Conducting Flexible Goal-Setting: It has become essential for organizations to adapt to changes as they occur, and that requires moving away from the cascading year-based goals to a trusting approach. A good case study worth exploring is Google and their OKR(objectives and key results) method. In any case, there is good practices to guarantee effective performance goals as you can see on the following image from a SHRM reportwhich I believe makes a good summary:

Strengthening Goal Commitment: research has also found that goal commitment can be increased in several ways including having people make a public commitment to the goal, increasing self-efficacy, and increasing the attractiveness of outcomes associated with goal attainment (e.g., by communicating a compelling vision, or changing employees’ perceptions concerning the consequences of attaining or not attaining the goal). Developing a growth mindset may also be important on the face of failure and for persistence to goal attainment. Research indicates that the belief that ability is malleable can be enhanced by telling people that their skills can be developed via practice and by praising effort (rather than ability) following successful performance.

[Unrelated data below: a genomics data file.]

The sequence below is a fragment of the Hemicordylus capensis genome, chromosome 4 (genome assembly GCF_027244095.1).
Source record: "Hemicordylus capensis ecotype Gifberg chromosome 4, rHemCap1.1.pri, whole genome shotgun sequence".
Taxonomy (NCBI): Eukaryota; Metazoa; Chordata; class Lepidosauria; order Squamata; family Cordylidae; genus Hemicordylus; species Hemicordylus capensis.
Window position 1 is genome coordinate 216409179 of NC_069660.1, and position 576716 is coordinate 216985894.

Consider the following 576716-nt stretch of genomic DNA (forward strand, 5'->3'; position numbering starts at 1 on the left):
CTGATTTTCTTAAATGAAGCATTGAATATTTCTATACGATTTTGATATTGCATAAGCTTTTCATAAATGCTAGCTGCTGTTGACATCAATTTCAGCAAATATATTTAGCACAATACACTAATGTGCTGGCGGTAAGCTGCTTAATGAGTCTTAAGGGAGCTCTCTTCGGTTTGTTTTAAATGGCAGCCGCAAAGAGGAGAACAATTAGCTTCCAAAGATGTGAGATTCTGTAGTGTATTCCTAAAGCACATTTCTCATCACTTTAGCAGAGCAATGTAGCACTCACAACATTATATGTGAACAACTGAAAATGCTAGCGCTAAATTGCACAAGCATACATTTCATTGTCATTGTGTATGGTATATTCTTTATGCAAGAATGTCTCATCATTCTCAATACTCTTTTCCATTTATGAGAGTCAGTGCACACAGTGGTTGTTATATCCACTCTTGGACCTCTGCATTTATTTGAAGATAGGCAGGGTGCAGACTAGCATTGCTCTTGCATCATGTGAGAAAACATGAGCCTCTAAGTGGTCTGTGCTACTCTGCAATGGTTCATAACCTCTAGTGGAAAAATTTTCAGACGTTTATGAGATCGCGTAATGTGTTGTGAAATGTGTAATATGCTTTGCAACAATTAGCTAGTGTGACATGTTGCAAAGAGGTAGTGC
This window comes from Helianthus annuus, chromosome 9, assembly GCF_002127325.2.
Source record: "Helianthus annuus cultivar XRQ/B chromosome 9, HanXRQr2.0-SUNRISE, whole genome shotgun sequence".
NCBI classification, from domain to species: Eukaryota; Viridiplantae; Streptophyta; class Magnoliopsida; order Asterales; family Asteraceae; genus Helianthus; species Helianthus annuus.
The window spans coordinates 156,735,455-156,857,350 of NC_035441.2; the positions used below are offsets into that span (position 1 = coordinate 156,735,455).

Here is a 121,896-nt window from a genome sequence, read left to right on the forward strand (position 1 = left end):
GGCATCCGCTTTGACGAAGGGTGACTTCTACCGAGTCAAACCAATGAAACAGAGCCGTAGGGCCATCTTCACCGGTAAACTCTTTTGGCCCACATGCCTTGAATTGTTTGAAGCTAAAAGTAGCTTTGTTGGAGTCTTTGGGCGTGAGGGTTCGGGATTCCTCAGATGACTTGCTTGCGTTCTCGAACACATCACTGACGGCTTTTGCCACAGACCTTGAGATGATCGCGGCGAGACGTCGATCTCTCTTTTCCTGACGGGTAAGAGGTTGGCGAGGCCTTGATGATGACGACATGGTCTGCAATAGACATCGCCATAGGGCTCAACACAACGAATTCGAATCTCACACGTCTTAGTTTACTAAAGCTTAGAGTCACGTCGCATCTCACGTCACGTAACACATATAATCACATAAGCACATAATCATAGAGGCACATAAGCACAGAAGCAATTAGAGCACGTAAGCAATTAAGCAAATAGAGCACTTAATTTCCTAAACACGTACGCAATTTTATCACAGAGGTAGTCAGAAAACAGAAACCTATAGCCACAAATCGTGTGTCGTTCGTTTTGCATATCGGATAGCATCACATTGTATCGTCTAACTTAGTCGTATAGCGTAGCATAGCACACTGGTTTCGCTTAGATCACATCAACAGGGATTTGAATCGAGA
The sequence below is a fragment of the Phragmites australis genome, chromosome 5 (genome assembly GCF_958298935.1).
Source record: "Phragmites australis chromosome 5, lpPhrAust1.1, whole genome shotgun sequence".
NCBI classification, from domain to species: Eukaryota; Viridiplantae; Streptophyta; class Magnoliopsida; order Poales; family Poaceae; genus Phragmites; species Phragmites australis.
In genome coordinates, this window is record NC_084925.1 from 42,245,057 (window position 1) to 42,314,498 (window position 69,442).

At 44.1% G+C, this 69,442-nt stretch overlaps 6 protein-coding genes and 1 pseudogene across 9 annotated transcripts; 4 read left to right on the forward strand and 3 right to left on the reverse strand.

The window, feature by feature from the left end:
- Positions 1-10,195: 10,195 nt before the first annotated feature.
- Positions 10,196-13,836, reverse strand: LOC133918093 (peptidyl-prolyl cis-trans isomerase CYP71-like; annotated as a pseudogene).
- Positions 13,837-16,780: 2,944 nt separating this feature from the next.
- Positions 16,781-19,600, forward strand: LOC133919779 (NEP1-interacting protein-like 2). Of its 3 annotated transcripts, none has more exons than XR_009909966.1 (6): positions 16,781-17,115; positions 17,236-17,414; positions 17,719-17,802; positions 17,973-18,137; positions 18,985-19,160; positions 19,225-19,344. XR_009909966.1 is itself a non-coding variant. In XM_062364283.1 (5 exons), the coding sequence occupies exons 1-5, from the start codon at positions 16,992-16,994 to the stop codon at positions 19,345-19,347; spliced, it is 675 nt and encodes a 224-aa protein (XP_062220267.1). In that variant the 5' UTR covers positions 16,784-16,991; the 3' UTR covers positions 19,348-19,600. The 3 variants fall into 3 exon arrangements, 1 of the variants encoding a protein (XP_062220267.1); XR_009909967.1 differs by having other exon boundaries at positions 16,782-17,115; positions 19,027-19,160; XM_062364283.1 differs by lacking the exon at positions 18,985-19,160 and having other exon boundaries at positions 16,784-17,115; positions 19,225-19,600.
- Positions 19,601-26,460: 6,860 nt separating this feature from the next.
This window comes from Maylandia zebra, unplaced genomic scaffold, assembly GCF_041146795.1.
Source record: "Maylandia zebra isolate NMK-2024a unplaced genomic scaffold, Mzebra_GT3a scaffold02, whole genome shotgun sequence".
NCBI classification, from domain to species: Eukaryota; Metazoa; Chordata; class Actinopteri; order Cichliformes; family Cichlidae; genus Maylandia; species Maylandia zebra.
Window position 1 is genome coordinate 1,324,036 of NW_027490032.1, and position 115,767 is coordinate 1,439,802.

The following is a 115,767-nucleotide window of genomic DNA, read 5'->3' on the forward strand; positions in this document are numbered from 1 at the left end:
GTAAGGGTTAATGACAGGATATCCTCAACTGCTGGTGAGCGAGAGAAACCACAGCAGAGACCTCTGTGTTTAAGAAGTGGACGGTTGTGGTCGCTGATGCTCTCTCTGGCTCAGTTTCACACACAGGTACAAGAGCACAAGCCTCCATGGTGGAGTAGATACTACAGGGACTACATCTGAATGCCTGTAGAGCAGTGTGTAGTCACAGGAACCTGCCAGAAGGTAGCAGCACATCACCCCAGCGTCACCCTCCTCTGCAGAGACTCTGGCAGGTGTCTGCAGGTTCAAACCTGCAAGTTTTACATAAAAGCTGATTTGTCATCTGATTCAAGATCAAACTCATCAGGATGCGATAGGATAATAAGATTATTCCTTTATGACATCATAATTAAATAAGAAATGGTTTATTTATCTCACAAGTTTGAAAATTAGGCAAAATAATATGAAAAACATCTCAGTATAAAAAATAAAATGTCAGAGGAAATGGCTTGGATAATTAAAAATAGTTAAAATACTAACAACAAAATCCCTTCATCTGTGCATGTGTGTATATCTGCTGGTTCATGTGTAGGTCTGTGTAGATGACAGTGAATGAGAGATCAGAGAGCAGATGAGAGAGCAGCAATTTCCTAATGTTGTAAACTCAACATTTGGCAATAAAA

2. Continuous Feedback Culture with Forward-Looking Coaching

Delivering Effective Feedback: Feedback not always improve performance. It depends on the feedback content, how it is delivered, who delivers it and how it is received. It has been found that the most effective feedback is timely, specific with examples and focused on task-related behaviors rather than on personal characteristics. It is also important that it is delivered by a source who is credible for the recipient and providing it showing the intent of helping the individual improve and learn rather than transmitting judgment.

- Delivering Forward Looking Coaching: However, coaching has showed to deliver consistent good results and it may be the best context to deliver feedback. It is two-way and involves working collaboratively to understand barriers to success and to develop strategies to overcome them. It intends to help the individual to solve his or her own problems. Since feedback raises awareness, but is not the end goal of the conversation, coaching that allows for a forward-looking reflection will have a higher impact in driving action. A very good concrete example by a CEB report showed the difference:

Traditional Feedback: “At the last staff meeting, you did a nice job of setting the agenda and kicking things off. However, you didn’t engage the quieter members of the group, and you let Sam dominate the conversation.”

Teachable Moment/Coaching Context: “Let’s discuss how that meeting went. What did you think went well? I agree the agenda was very clear—any lessons learned that will help you continue this habit in future? What would you do differently next time? I agree Sam seemed to dominate the conversation. What techniques will you try next time to keep things more balanced?”